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Nowadays a Northbridge cooler is a standard feature. The various VIA Northbridges are known to get extremely hot under full load, and without adequate cooling, you will have an unstable system.
This is something we are seeing more and more with higher end motherboards. Until VIA releases a chipset that supports 4.1 channel, motherboard manufacturers are resorting to including other audio chipsets for integrated sound. Shuttle is no exception...
This is the C-Media CMI8738 3D Audio Chipset. Let me tell you now that it is nothing special, and leaves a bit to be desired, however if onboard audio suits you fine, it IS noticeably better than VIA's AC97 solution, and it does support 6 channel audio. To accommodate the extra channels, Shuttle uses C-Media's port-sharing function; Line-In, Line-Out, and Microphone can all be rerouted to either rear channel audio, or subwoofer output.
Shuttle includes a single Subwoofer output place in the package, but I really would have preferred a full output plate; other motherboard manufacturers use one.
The AV45GT/R includes the option for an onboard RAID controller. Unfortunately we can't test this function at this time, but I am sure most of you are familiar with RAID, how it works, and what it can do for you.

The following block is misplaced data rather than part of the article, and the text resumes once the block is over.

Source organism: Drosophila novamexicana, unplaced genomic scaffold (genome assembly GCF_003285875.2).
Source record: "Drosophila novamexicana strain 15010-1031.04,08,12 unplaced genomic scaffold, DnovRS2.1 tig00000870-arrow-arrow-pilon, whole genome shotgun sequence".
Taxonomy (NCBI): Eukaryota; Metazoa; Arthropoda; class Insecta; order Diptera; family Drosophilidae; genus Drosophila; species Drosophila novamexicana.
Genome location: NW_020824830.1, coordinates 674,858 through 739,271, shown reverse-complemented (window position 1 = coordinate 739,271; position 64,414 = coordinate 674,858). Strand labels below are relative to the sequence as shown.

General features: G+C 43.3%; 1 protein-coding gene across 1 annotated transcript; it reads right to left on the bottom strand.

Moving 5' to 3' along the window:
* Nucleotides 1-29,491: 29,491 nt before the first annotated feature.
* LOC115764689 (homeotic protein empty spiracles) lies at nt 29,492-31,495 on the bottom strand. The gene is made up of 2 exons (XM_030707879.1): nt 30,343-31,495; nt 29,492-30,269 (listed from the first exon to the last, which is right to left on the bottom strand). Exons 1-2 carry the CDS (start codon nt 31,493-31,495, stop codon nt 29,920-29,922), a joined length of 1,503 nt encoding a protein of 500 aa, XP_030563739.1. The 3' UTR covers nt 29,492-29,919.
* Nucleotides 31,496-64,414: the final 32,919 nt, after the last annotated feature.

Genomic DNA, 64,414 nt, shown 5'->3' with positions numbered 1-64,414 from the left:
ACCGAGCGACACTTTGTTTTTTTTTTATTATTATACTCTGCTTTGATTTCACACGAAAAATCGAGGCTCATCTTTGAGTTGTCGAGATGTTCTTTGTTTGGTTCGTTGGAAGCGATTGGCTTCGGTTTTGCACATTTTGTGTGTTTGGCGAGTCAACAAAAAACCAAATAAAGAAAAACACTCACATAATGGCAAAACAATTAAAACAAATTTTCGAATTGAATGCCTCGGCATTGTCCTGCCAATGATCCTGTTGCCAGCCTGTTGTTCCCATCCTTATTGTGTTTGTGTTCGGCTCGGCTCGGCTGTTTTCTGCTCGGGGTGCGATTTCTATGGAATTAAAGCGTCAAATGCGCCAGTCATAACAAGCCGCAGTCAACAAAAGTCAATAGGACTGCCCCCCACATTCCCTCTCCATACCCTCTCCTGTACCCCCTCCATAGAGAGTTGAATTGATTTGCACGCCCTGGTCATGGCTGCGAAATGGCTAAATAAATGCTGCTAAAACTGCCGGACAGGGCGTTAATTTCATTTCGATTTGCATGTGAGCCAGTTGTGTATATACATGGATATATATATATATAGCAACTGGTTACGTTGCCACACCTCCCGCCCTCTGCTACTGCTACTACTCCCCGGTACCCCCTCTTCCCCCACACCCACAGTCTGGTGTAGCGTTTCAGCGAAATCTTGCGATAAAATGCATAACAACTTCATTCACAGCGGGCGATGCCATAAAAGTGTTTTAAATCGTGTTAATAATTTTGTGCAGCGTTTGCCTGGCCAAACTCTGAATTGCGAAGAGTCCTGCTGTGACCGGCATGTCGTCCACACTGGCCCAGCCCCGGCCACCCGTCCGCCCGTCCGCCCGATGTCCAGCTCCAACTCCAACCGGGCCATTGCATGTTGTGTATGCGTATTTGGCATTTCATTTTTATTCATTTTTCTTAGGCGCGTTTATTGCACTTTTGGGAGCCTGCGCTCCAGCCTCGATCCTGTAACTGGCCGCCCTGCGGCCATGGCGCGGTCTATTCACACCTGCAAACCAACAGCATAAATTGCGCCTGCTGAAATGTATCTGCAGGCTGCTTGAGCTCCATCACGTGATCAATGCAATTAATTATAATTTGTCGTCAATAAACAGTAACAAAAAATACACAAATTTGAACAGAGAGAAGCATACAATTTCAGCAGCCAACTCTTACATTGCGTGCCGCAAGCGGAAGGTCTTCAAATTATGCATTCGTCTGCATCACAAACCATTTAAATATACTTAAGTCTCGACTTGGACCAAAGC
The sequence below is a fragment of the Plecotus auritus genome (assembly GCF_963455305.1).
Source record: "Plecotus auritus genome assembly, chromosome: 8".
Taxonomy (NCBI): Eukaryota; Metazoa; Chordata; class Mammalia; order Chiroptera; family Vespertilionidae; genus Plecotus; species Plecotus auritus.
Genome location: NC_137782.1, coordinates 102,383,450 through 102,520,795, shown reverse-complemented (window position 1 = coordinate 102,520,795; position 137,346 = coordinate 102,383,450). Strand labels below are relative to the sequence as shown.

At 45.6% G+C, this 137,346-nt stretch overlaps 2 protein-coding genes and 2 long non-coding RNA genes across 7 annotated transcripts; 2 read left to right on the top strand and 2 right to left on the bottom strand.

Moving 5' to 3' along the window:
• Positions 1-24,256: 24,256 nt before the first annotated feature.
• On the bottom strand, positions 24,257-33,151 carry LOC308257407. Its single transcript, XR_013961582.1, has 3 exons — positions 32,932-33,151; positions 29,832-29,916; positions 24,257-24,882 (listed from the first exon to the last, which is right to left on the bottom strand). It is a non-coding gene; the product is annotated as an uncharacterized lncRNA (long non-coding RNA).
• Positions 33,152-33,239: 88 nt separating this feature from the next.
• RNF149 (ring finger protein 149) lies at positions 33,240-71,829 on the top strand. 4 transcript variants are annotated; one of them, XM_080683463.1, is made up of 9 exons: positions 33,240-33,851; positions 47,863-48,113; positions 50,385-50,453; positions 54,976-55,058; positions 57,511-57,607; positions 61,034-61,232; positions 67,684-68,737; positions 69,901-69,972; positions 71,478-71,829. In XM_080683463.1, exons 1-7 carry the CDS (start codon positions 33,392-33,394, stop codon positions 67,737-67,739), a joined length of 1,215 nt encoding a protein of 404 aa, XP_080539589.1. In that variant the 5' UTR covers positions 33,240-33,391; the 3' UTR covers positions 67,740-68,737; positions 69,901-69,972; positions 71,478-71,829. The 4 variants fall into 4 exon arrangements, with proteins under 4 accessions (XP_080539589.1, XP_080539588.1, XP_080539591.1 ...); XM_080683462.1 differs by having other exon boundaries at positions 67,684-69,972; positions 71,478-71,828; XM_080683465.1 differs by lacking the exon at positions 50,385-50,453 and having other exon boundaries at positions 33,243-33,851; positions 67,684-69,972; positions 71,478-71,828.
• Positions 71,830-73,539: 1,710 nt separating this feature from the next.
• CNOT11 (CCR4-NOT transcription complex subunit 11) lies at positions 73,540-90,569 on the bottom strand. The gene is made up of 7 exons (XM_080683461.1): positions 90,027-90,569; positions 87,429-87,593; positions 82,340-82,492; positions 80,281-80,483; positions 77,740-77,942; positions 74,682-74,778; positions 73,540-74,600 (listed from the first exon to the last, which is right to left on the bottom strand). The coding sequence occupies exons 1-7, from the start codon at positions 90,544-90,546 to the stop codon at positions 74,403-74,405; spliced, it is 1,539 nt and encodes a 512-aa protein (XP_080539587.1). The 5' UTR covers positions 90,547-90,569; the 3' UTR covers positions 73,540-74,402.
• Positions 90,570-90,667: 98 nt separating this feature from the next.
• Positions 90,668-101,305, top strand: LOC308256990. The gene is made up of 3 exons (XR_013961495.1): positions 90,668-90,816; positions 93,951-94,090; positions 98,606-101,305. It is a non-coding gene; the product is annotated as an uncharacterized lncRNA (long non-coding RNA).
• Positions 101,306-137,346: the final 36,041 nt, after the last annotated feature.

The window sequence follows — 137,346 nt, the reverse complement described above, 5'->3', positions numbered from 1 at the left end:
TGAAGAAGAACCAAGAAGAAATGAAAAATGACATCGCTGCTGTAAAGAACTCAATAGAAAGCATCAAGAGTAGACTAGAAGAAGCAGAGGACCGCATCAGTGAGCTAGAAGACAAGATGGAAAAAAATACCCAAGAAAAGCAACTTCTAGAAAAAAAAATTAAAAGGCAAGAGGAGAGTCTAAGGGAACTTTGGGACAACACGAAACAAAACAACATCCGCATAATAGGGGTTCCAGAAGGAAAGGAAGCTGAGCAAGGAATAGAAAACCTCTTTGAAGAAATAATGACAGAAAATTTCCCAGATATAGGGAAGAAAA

One thing worth noting about the HPT372 controller is that it supports ATA/133. If you have a couple 7200RPM ATA/133 drives in a "RAID 0" config, you know you have the fastest IDE platform happening.
I must say, I do not like the placement of IDE headers on this board. Having IDE cables stretched all the way to the bottom of the board, along with the CDROM and Floppy cables is going to cause a big, airflow restricting mess. Abit used to have great secondary IDE header placement, right beside the primary headers. I don't know why Shuttle did this when they potentially have so much room on the full-sized ATX board... Oh well...
Comes with everything you see here!
We got a pre-production board, and even it included all the goodies you could want... 2 80-pin IDE cables, a subwoofer output, and 2 extra USB headers are all something you would expect on more expensive boards. Shuttle offers all this at an excellent price. Since the standard ATX rear panel configuration is used, no backplate was necessary (I have seen some boards with odd back panel config, and not include a backplate! Doh!)
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